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Using wildcard characters in property searches (Office SharePoint Server 2007)

Office 2007

Updated: July 9, 2009

Applies To: Office SharePoint Server 2007

Updated: 2009-07-09

Property searches are in the format of property:value. If you know the exact value of the property that you want to find, enclose the value in quotation marks to return only exact matches. If you are not sure of the exact value, you can type the letter or letters that the value begins with to find partial matches. For example, if you look for filename:"Budget" (with quotation marks), your search will return files named “Budget” such as "Budget.xlsx." A search for filename:budget (without quotation marks) will also return that file and files named "Budget_Current.xlsx" and "Budget_Next.xlsx." Only prefix matching is allowed in property searches, which means that you must have at least the first letter of the property value to complete the search.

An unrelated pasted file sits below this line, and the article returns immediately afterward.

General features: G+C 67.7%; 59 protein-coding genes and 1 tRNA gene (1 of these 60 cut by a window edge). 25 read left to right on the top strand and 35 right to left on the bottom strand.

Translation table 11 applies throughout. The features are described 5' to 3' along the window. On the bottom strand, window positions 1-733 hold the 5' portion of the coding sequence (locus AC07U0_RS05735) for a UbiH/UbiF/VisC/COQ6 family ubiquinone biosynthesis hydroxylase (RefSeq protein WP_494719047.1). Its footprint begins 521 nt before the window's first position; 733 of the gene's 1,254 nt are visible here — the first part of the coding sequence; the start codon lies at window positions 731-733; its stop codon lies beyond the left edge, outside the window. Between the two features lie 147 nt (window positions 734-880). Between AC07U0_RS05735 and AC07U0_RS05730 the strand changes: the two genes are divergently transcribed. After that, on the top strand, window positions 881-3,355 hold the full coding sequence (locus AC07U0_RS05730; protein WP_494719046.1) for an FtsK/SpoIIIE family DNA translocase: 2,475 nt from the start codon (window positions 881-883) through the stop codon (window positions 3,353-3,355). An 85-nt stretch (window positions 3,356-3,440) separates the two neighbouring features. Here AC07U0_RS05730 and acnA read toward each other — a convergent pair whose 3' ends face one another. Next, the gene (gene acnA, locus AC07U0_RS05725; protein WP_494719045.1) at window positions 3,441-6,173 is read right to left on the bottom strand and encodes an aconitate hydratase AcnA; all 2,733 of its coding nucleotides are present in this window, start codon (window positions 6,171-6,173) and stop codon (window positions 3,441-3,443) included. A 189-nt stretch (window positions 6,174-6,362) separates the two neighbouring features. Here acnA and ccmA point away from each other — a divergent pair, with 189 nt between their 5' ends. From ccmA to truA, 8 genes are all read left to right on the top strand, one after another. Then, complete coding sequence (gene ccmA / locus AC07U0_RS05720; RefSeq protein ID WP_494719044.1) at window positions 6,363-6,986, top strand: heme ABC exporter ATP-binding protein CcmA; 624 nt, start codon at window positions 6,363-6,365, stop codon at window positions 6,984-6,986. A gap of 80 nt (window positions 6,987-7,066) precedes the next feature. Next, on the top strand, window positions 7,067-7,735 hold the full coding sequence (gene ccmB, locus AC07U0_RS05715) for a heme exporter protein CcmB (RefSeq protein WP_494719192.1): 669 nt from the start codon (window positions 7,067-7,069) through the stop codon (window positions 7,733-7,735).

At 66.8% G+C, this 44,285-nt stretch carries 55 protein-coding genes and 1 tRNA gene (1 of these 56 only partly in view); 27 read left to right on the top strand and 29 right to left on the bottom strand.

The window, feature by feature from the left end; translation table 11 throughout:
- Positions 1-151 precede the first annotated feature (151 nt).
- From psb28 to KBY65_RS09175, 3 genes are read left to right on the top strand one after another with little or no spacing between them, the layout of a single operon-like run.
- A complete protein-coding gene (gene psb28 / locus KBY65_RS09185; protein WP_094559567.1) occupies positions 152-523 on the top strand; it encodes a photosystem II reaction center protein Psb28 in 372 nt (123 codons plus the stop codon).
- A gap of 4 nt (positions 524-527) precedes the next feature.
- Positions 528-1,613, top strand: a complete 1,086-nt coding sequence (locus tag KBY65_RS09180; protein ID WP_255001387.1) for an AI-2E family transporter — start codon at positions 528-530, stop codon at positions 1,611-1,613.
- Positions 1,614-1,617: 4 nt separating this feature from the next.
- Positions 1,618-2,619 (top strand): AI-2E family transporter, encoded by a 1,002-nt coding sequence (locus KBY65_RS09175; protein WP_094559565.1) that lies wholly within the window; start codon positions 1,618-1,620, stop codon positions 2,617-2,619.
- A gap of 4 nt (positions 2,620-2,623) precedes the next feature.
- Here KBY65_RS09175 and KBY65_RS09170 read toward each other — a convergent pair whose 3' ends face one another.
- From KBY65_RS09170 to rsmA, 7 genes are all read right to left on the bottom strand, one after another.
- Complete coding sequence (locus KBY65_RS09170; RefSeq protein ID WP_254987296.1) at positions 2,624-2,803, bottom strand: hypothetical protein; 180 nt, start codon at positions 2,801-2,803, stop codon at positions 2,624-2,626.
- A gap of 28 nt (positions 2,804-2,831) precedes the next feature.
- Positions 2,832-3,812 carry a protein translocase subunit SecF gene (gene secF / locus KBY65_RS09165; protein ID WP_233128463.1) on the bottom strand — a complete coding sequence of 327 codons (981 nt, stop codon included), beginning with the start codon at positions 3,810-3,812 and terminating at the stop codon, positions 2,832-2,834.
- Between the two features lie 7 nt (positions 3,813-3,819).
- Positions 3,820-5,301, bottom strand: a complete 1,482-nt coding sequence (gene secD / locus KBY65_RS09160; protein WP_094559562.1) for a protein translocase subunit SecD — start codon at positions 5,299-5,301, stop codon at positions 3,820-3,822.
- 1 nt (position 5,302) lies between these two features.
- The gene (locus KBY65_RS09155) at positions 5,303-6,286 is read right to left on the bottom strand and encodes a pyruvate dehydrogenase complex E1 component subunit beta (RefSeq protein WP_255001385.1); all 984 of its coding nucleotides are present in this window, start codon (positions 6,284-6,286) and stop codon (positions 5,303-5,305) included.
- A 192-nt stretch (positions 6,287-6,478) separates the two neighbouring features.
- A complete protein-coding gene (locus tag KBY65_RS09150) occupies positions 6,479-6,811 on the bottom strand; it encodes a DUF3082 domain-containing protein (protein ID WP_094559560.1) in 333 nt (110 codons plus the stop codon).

You can search for multiple property values in one query. The spaces between property:value entries are interpreted as an AND. If a query contains author:”Jane Doe” filetype:docx, your search returns Word 2007 documents that are authored by Jane Doe. This is only true if your query contains different properties. If you use the same property Search Server interprets the space between the property:value entries as an OR. For example, if the query contains author:"Joe Jones" author:"Mike Jones", returns items authored by Joe Jones and items authored by Mike Jones.

You can also use wildcard characters in property searches. Wildcard searches include characters, such as “*”, which allows the search engine to substitute any number of characters and “?”, which allows the search engine to substitute any single character. Prefix matching is also required when you use wildcard characters. This means that you cannot insert wildcard characters in the middle of a property value such as W*ton or at the beginning of a property value such as *ington.

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